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T he C oast News - I nland E dition

MARCH 4, 2022

Food &Wine

No tasting room, no problem for Horus Aged Ales cheers! north county

ryan woldt


o a Google Maps search for Horus Aged Ales, and it will be there on the map, tucked away in the back of a mixed-used building in Oceanside. If you drive over there, as I have, you’ll notice there are no picnic tables outside, no hours posted and no garage door open with a welcoming bartender waving from behind the bar. Horus Aged Ales has neither a tasting room, retail store nor does it have an online shop. Yet, search for the top-rated breweries in the country on the Untappd app (a popular craft beer tracking app), and there is Horus Aged Ales — the best-rated San Diego-area brewery. Go on Facebook and you’ll find a Horus Aged Ales Fans page with more than 1,500 members. Owner and founder Kyle Harrop has a full-time job in the aerospace industry. He has a family. He is the sole employee of his brewery. He isn’t the easiest guy to get ahold of, but recently, he took a few moments to answer some questions over e-mail. Cheers!: First, are you an accountant first or brewer first? Do they require complementary skills? Kyle: Brewer first now...there is some crossover with doing inventory, ordering and financials,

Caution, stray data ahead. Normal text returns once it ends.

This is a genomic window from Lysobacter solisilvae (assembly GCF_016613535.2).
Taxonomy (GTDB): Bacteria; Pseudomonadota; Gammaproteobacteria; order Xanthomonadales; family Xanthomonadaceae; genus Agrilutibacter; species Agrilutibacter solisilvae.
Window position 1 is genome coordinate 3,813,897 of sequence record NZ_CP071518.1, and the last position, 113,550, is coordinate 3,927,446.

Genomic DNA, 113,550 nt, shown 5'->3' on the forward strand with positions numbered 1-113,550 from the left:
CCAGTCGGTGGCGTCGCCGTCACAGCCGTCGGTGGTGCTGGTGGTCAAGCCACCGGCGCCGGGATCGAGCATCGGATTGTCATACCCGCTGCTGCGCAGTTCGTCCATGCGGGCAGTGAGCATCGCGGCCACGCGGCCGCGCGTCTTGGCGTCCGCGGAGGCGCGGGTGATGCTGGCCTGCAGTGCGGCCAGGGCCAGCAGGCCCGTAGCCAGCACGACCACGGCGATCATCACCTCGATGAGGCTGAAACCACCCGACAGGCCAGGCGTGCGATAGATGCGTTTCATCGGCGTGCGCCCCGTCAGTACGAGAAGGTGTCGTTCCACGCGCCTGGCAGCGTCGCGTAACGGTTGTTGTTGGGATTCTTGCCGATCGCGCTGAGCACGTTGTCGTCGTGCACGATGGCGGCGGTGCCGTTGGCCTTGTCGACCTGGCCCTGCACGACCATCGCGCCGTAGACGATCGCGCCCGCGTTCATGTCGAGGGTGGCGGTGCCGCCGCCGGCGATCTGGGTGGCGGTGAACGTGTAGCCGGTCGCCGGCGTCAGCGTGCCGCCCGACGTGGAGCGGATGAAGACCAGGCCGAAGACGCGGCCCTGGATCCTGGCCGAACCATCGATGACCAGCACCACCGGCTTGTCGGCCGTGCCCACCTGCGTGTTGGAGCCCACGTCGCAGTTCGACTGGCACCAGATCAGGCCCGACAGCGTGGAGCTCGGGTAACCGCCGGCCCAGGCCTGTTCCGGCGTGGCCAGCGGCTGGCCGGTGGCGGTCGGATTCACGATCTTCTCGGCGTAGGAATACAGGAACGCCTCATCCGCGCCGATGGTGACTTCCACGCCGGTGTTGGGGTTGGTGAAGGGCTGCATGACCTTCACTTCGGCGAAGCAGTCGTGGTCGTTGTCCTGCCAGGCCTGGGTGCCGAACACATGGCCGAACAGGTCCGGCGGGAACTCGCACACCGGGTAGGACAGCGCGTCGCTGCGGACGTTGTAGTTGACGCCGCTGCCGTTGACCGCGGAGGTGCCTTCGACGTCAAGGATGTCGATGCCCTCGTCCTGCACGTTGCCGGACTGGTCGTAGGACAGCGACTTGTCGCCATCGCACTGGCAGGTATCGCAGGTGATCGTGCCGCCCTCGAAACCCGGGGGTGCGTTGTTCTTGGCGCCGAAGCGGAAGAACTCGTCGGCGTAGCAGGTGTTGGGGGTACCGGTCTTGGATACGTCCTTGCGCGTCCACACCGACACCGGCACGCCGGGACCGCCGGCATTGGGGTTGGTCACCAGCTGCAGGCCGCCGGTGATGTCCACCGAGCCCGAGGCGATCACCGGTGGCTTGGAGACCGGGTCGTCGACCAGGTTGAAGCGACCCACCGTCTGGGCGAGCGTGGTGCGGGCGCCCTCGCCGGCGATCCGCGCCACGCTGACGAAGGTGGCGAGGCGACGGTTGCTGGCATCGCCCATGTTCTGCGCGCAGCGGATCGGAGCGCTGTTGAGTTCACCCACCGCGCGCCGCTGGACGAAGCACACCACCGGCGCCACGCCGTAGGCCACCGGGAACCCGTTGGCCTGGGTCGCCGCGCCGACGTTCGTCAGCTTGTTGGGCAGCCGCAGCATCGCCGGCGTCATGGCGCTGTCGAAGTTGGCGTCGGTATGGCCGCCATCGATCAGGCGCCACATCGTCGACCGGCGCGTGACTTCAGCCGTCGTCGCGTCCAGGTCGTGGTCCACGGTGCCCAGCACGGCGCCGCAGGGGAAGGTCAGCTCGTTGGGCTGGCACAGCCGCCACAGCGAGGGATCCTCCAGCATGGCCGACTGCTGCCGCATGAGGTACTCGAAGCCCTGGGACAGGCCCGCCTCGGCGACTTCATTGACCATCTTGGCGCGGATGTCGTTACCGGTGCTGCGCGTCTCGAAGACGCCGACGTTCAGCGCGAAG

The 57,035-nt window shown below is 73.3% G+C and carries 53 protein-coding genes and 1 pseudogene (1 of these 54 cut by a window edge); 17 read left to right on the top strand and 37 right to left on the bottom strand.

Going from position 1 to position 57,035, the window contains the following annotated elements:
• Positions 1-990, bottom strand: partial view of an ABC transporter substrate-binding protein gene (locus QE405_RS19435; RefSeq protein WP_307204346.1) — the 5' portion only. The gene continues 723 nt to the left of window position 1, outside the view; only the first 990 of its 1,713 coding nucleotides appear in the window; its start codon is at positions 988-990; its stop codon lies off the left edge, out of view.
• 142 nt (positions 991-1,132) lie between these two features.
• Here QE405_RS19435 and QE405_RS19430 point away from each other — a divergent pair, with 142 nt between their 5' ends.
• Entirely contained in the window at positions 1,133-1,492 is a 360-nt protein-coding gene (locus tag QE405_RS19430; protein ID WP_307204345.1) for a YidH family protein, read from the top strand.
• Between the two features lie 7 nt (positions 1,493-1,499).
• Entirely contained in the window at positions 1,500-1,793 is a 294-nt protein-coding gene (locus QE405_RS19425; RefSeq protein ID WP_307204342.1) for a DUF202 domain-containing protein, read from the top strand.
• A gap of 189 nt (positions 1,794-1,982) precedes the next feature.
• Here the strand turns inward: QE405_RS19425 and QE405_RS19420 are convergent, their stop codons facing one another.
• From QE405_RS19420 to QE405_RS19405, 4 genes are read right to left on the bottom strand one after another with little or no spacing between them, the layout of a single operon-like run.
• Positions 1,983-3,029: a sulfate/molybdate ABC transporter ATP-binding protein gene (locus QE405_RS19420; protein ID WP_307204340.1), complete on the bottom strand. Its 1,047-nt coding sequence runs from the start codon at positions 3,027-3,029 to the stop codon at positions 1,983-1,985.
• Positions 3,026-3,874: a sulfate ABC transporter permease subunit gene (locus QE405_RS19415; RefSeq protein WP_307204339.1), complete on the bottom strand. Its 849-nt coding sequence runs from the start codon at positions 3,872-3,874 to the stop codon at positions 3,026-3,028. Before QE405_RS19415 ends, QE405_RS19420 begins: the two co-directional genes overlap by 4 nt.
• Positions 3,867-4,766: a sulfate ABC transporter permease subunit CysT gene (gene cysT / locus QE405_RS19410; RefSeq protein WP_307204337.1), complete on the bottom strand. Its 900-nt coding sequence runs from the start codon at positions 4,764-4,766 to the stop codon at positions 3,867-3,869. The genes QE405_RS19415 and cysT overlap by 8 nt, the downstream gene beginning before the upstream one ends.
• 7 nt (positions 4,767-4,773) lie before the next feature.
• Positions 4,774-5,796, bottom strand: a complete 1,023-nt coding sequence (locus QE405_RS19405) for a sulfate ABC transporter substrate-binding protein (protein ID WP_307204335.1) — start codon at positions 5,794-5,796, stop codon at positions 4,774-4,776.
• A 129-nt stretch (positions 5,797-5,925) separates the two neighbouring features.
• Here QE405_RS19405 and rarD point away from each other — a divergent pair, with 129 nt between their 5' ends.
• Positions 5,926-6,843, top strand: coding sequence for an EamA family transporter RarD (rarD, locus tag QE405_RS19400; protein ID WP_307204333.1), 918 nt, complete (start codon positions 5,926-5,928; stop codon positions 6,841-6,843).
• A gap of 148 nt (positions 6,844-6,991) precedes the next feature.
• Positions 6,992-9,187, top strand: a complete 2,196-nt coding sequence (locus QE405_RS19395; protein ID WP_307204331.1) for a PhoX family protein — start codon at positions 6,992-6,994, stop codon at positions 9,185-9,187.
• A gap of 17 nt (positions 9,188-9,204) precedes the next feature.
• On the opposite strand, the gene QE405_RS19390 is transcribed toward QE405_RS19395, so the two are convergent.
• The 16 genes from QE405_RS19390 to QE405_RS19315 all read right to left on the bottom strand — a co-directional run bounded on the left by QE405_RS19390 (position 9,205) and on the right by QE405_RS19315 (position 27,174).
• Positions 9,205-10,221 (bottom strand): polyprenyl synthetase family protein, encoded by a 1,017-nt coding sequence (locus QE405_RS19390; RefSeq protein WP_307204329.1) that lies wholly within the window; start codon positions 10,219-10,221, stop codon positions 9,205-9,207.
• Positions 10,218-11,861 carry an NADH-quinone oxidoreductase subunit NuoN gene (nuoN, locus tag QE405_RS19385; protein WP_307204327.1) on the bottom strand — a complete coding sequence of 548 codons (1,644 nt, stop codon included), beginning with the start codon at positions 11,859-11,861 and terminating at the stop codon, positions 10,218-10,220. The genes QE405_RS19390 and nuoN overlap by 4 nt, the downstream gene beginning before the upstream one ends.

THE LABEL for Horus Aged Ales’ Osprey’s Fresh Catch IPA KYLE HARROP, who works full-time in the aerospace industry, features the vivid artwork of Jersey Shore artist Spring is the lone brewer at Horus Aged Ales in Oceanside. Despite Whitaker, whose art can be found at having no tasting room or online shop, Horus Aged Ales is a Photo courtesy of Spring Whitaker top-rated brewery with a loyal following. Courtesy photo